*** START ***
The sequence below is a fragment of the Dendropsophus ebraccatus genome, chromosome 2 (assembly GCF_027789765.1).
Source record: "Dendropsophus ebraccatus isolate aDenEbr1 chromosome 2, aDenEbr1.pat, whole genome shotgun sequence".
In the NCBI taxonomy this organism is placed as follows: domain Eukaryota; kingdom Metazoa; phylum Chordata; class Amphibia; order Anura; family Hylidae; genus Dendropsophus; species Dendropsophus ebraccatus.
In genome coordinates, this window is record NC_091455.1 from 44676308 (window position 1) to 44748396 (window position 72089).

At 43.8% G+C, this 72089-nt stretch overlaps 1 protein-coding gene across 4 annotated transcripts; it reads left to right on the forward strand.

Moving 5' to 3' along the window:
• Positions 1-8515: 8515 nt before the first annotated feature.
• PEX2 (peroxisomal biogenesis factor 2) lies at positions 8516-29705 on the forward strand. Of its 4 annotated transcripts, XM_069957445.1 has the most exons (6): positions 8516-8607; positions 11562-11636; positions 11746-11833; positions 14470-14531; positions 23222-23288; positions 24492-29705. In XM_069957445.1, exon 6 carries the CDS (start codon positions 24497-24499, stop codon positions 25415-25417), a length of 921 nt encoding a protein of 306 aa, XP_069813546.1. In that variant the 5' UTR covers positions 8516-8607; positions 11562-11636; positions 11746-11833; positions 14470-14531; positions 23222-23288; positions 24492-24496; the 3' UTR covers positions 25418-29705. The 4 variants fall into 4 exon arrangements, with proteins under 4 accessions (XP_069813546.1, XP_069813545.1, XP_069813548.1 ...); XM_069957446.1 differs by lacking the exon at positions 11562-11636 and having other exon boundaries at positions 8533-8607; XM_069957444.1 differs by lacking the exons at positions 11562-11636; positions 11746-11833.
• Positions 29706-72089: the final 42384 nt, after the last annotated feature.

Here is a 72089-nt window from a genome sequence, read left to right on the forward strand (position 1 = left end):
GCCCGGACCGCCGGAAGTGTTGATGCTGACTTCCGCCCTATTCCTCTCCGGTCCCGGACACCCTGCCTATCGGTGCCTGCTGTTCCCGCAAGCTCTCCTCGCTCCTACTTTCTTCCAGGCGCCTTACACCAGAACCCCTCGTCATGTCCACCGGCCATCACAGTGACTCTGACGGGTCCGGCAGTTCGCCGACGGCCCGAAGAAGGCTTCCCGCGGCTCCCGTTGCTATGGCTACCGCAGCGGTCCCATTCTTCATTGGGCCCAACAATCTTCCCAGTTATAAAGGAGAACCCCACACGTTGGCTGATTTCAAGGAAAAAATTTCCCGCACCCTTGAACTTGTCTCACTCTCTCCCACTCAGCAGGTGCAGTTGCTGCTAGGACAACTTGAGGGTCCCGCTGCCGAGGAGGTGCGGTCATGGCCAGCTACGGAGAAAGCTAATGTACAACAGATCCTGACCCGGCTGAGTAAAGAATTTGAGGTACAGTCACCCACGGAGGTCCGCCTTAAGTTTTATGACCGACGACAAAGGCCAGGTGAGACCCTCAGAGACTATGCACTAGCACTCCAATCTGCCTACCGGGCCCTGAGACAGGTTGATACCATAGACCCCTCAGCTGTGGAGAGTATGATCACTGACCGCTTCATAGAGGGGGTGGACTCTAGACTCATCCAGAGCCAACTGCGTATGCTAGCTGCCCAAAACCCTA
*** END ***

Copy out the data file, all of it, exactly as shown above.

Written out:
The sequence below is a fragment of the Dendropsophus ebraccatus genome, chromosome 2 (assembly GCF_027789765.1).
Source record: "Dendropsophus ebraccatus isolate aDenEbr1 chromosome 2, aDenEbr1.pat, whole genome shotgun sequence".
In the NCBI taxonomy this organism is placed as follows: domain Eukaryota; kingdom Metazoa; phylum Chordata; class Amphibia; order Anura; family Hylidae; genus Dendropsophus; species Dendropsophus ebraccatus.
In genome coordinates, this window is record NC_091455.1 from 44676308 (window position 1) to 44748396 (window position 72089).

At 43.8% G+C, this 72089-nt stretch overlaps 1 protein-coding gene across 4 annotated transcripts; it reads left to right on the forward strand.

Moving 5' to 3' along the window:
• Positions 1-8515: 8515 nt before the first annotated feature.
• PEX2 (peroxisomal biogenesis factor 2) lies at positions 8516-29705 on the forward strand. Of its 4 annotated transcripts, XM_069957445.1 has the most exons (6): positions 8516-8607; positions 11562-11636; positions 11746-11833; positions 14470-14531; positions 23222-23288; positions 24492-29705. In XM_069957445.1, exon 6 carries the CDS (start codon positions 24497-24499, stop codon positions 25415-25417), a length of 921 nt encoding a protein of 306 aa, XP_069813546.1. In that variant the 5' UTR covers positions 8516-8607; positions 11562-11636; positions 11746-11833; positions 14470-14531; positions 23222-23288; positions 24492-24496; the 3' UTR covers positions 25418-29705. The 4 variants fall into 4 exon arrangements, with proteins under 4 accessions (XP_069813546.1, XP_069813545.1, XP_069813548.1 ...); XM_069957446.1 differs by lacking the exon at positions 11562-11636 and having other exon boundaries at positions 8533-8607; XM_069957444.1 differs by lacking the exons at positions 11562-11636; positions 11746-11833.
• Positions 29706-72089: the final 42384 nt, after the last annotated feature.

Here is a 72089-nt window from a genome sequence, read left to right on the forward strand (position 1 = left end):
GCCCGGACCGCCGGAAGTGTTGATGCTGACTTCCGCCCTATTCCTCTCCGGTCCCGGACACCCTGCCTATCGGTGCCTGCTGTTCCCGCAAGCTCTCCTCGCTCCTACTTTCTTCCAGGCGCCTTACACCAGAACCCCTCGTCATGTCCACCGGCCATCACAGTGACTCTGACGGGTCCGGCAGTTCGCCGACGGCCCGAAGAAGGCTTCCCGCGGCTCCCGTTGCTATGGCTACCGCAGCGGTCCCATTCTTCATTGGGCCCAACAATCTTCCCAGTTATAAAGGAGAACCCCACACGTTGGCTGATTTCAAGGAAAAAATTTCCCGCACCCTTGAACTTGTCTCACTCTCTCCCACTCAGCAGGTGCAGTTGCTGCTAGGACAACTTGAGGGTCCCGCTGCCGAGGAGGTGCGGTCATGGCCAGCTACGGAGAAAGCTAATGTACAACAGATCCTGACCCGGCTGAGTAAAGAATTTGAGGTACAGTCACCCACGGAGGTCCGCCTTAAGTTTTATGACCGACGACAAAGGCCAGGTGAGACCCTCAGAGACTATGCACTAGCACTCCAATCTGCCTACCGGGCCCTGAGACAGGTTGATACCATAGACCCCTCAGCTGTGGAGAGTATGATCACTGACCGCTTCATAGAGGGGGTGGACTCTAGACTCATCCAGAGCCAACTGCGTATGCTAGCTGCCCAAAACCCTA